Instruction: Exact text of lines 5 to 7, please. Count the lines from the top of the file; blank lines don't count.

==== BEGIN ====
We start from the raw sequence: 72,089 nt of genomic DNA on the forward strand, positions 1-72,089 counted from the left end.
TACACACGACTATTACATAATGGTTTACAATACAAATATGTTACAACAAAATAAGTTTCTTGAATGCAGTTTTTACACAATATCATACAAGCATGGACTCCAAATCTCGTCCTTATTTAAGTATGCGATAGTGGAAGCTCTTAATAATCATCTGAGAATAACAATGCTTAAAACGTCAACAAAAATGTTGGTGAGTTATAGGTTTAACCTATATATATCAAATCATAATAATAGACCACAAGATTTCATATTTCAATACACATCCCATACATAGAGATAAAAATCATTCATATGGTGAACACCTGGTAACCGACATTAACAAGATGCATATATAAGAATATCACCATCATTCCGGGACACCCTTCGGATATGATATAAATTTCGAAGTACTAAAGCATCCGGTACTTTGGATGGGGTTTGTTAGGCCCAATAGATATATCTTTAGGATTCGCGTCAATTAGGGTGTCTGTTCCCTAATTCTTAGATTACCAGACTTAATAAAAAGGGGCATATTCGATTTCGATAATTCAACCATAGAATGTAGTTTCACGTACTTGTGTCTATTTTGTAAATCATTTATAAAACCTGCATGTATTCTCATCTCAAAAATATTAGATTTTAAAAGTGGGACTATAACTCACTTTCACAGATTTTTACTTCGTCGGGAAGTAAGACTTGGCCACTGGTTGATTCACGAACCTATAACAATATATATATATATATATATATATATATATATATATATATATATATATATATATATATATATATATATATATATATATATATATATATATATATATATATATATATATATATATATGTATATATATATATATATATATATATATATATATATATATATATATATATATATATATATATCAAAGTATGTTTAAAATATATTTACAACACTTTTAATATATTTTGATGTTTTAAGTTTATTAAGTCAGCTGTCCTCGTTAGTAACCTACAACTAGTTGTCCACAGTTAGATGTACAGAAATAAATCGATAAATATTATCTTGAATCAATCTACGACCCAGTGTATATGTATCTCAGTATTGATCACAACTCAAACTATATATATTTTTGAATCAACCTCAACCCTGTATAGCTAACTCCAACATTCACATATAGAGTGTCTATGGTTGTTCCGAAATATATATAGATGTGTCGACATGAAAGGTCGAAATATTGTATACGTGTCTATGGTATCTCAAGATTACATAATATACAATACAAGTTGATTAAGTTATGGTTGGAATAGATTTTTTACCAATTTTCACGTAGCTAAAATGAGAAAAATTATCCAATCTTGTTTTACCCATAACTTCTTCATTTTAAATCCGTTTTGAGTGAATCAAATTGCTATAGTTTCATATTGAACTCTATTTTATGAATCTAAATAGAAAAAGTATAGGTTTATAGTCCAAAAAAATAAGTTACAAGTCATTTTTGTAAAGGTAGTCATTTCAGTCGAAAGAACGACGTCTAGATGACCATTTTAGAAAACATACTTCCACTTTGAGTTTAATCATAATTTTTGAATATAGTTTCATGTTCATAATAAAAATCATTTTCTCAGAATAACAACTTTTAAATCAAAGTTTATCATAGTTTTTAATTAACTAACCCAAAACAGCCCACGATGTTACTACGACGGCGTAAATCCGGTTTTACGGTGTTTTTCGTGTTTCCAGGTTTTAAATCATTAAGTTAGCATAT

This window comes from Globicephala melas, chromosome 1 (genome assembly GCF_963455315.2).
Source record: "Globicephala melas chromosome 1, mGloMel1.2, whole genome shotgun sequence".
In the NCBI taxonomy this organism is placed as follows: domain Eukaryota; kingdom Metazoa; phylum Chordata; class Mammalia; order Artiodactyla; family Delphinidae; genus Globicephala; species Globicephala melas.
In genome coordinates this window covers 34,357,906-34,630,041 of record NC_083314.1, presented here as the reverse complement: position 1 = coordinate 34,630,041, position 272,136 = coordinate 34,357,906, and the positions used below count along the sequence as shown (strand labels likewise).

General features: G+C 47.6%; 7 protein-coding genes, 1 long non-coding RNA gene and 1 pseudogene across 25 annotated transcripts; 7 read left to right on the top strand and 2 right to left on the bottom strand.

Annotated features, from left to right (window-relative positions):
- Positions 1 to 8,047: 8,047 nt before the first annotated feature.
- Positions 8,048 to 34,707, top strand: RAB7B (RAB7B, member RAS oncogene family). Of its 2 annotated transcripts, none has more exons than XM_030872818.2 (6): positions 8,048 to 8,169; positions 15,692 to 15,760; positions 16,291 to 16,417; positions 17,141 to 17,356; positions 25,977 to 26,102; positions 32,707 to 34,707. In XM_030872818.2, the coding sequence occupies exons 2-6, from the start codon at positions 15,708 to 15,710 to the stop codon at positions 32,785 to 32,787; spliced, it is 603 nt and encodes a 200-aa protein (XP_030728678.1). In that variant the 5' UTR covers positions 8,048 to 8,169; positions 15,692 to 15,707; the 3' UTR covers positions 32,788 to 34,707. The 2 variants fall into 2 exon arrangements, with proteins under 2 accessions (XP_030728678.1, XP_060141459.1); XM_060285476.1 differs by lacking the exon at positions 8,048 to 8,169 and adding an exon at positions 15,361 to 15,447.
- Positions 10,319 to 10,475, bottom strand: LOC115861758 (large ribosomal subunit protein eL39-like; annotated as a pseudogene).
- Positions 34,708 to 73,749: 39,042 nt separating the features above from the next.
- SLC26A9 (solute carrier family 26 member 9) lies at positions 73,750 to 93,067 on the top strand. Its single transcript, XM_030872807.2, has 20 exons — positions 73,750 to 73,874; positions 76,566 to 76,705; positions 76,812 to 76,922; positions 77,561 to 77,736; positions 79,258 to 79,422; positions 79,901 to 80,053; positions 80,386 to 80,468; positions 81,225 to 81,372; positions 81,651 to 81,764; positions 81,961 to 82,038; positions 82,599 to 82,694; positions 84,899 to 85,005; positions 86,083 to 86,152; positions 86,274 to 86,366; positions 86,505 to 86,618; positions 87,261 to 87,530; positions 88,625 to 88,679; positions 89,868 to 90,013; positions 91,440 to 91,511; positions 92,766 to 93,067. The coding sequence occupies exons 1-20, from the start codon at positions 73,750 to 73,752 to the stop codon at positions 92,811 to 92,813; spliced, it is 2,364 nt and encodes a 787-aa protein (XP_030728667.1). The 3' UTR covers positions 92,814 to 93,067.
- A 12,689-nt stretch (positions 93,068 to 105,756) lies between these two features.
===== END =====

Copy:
In the NCBI taxonomy this organism is placed as follows: domain Eukaryota; kingdom Metazoa; phylum Chordata; class Mammalia; order Artiodactyla; family Delphinidae; genus Globicephala; species Globicephala melas.
In genome coordinates this window covers 34,357,906-34,630,041 of record NC_083314.1, presented here as the reverse complement: position 1 = coordinate 34,630,041, position 272,136 = coordinate 34,357,906, and the positions used below count along the sequence as shown (strand labels likewise).

General features: G+C 47.6%; 7 protein-coding genes, 1 long non-coding RNA gene and 1 pseudogene across 25 annotated transcripts; 7 read left to right on the top strand and 2 right to left on the bottom strand.